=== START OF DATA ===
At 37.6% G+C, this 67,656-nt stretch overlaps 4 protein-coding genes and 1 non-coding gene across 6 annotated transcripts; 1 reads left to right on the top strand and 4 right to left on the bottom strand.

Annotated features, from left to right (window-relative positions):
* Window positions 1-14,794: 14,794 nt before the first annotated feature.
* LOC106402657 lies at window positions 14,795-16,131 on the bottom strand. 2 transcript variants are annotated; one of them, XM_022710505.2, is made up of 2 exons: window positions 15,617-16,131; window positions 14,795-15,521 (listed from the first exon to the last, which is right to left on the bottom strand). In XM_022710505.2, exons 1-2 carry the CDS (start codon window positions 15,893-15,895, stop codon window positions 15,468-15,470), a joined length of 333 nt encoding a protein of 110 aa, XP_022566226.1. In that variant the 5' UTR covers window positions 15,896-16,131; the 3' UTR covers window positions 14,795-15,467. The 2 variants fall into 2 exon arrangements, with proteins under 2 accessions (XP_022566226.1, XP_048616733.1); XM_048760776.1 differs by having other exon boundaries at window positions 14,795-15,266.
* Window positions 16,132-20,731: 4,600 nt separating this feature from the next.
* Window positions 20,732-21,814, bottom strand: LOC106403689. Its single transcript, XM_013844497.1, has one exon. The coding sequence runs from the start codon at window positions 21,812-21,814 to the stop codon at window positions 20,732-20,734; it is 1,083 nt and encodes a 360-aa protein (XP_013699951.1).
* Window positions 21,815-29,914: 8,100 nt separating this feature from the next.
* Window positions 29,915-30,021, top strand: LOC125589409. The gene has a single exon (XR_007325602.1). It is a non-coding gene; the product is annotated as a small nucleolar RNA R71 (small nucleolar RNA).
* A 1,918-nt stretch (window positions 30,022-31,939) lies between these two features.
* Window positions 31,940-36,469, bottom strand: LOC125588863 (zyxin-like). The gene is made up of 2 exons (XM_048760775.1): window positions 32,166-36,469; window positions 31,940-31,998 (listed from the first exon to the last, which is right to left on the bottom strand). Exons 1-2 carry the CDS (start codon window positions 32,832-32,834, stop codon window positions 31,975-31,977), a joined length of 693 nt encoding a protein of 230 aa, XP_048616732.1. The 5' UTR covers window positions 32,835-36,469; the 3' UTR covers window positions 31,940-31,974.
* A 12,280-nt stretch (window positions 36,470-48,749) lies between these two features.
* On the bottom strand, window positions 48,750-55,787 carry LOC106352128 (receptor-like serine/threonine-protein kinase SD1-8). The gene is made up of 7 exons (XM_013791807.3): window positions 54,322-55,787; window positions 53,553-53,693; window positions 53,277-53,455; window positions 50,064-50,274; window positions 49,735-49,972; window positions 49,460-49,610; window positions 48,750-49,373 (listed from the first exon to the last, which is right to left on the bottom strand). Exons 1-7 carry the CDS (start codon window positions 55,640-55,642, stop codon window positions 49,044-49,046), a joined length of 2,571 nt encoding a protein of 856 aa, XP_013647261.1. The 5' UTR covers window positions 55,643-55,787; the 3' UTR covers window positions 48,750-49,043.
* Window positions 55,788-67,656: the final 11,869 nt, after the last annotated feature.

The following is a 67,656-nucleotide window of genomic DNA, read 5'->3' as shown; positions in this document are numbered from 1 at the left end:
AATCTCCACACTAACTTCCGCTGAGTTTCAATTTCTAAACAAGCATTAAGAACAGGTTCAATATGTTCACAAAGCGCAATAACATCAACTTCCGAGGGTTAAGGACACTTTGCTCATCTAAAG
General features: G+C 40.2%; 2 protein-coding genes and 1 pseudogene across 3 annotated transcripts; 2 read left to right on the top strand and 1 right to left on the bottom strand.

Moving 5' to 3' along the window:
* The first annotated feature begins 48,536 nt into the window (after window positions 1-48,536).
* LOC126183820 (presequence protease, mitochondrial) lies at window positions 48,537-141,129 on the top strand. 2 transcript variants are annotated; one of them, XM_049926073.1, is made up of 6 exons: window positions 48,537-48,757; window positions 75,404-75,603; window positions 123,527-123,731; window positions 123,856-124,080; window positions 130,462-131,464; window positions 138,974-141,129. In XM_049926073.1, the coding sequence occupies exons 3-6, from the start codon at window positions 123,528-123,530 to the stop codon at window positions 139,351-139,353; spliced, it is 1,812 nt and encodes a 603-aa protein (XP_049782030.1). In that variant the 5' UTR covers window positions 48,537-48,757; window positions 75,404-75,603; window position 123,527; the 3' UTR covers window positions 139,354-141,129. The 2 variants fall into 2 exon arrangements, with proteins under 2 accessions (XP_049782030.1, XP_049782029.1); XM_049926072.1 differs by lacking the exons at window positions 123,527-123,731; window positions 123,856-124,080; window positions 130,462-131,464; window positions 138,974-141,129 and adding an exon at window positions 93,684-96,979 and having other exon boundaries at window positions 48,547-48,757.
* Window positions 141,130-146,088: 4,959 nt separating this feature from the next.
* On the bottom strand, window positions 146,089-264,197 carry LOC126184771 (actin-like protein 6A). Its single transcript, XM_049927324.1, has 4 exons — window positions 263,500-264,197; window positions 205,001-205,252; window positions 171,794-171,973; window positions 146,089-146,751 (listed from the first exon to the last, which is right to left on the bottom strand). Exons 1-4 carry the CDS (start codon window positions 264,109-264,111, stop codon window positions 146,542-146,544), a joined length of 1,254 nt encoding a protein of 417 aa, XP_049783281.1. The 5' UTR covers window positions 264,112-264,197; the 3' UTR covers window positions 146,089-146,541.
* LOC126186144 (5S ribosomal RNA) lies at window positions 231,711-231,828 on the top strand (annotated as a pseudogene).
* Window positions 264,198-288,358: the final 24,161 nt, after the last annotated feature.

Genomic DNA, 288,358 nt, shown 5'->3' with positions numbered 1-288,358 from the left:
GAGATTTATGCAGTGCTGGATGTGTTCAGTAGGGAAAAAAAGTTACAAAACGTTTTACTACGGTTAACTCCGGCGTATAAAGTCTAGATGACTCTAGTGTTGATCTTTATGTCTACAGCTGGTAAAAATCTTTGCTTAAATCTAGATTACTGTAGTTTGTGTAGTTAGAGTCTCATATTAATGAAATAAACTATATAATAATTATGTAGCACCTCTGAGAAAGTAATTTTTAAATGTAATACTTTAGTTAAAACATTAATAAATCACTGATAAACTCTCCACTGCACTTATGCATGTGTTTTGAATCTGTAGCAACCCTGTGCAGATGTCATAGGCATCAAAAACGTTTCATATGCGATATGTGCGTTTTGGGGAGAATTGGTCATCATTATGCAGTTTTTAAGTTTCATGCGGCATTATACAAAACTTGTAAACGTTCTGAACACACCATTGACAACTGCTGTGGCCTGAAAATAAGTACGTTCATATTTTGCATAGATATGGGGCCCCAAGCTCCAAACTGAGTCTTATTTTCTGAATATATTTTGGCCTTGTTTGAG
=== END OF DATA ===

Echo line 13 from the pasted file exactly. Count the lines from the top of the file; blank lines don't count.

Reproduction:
* Window positions 55,788-67,656: the final 11,869 nt, after the last annotated feature.